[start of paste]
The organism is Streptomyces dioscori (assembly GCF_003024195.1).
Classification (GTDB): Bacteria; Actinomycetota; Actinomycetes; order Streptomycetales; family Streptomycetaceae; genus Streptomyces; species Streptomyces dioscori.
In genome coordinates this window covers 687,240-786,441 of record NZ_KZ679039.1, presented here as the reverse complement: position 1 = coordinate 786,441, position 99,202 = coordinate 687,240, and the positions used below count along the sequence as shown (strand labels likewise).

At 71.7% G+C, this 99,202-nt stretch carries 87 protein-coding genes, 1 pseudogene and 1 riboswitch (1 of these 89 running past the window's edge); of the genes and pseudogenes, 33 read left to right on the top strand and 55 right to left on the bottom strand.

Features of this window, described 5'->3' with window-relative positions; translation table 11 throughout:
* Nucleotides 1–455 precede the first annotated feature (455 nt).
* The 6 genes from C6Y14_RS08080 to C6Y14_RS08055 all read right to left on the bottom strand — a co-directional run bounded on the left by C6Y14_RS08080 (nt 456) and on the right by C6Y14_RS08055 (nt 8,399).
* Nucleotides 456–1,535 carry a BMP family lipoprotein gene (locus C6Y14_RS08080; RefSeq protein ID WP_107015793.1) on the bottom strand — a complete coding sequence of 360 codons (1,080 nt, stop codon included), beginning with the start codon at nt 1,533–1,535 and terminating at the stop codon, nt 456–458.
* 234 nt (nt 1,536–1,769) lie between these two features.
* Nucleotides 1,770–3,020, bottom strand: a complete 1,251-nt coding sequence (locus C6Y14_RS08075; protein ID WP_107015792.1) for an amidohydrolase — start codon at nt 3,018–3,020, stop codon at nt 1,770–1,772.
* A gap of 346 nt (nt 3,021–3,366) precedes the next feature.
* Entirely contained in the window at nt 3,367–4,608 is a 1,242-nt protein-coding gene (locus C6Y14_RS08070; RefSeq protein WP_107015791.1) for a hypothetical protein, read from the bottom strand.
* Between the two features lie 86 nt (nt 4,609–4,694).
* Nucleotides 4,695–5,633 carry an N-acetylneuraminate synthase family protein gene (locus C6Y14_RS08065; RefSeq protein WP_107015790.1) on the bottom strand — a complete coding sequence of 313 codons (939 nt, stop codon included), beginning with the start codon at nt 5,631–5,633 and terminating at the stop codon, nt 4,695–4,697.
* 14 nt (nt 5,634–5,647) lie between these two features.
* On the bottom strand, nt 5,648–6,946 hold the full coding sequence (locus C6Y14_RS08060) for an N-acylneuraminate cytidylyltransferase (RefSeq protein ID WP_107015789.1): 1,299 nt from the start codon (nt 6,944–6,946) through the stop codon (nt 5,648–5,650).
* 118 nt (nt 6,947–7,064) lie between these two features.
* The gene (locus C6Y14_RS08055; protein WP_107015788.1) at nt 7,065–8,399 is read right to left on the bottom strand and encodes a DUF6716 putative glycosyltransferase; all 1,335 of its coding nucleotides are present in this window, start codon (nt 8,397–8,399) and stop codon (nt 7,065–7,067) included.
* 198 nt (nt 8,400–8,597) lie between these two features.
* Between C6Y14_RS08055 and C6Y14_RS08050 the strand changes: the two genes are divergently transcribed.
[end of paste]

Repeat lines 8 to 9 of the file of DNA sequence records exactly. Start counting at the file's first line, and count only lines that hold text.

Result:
* Nucleotides 456–1,535 carry a BMP family lipoprotein gene (locus C6Y14_RS08080; RefSeq protein ID WP_107015793.1) on the bottom strand — a complete coding sequence of 360 codons (1,080 nt, stop codon included), beginning with the start codon at nt 1,533–1,535 and terminating at the stop codon, nt 456–458.
* 234 nt (nt 1,536–1,769) lie between these two features.